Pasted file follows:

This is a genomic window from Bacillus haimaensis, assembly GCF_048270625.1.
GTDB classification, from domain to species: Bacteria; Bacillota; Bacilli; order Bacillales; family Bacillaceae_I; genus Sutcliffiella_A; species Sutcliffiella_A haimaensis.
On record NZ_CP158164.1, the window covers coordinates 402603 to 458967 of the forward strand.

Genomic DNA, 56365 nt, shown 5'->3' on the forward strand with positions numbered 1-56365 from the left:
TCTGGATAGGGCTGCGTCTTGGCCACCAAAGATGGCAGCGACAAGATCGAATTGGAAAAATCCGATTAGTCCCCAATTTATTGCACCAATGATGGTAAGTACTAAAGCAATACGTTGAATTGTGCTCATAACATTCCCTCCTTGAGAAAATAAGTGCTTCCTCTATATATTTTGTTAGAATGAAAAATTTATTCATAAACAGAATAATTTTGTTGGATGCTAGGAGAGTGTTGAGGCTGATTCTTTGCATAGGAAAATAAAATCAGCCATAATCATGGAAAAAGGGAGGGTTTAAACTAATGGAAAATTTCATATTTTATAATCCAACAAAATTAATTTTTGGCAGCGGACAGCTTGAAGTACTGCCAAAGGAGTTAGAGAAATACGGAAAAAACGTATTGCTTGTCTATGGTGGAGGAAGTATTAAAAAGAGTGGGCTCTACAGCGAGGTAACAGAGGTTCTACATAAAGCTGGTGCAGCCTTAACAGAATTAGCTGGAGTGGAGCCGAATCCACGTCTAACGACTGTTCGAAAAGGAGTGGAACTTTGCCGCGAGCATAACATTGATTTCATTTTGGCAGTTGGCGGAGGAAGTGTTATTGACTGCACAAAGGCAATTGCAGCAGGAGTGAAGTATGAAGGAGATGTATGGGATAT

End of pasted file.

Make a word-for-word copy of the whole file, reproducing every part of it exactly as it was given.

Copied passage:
This is a genomic window from Bacillus haimaensis, assembly GCF_048270625.1.
GTDB classification, from domain to species: Bacteria; Bacillota; Bacilli; order Bacillales; family Bacillaceae_I; genus Sutcliffiella_A; species Sutcliffiella_A haimaensis.
On record NZ_CP158164.1, the window covers coordinates 402603 to 458967 of the forward strand.

Genomic DNA, 56365 nt, shown 5'->3' on the forward strand with positions numbered 1-56365 from the left:
TCTGGATAGGGCTGCGTCTTGGCCACCAAAGATGGCAGCGACAAGATCGAATTGGAAAAATCCGATTAGTCCCCAATTTATTGCACCAATGATGGTAAGTACTAAAGCAATACGTTGAATTGTGCTCATAACATTCCCTCCTTGAGAAAATAAGTGCTTCCTCTATATATTTTGTTAGAATGAAAAATTTATTCATAAACAGAATAATTTTGTTGGATGCTAGGAGAGTGTTGAGGCTGATTCTTTGCATAGGAAAATAAAATCAGCCATAATCATGGAAAAAGGGAGGGTTTAAACTAATGGAAAATTTCATATTTTATAATCCAACAAAATTAATTTTTGGCAGCGGACAGCTTGAAGTACTGCCAAAGGAGTTAGAGAAATACGGAAAAAACGTATTGCTTGTCTATGGTGGAGGAAGTATTAAAAAGAGTGGGCTCTACAGCGAGGTAACAGAGGTTCTACATAAAGCTGGTGCAGCCTTAACAGAATTAGCTGGAGTGGAGCCGAATCCACGTCTAACGACTGTTCGAAAAGGAGTGGAACTTTGCCGCGAGCATAACATTGATTTCATTTTGGCAGTTGGCGGAGGAAGTGTTATTGACTGCACAAAGGCAATTGCAGCAGGAGTGAAGTATGAAGGAGATGTATGGGATAT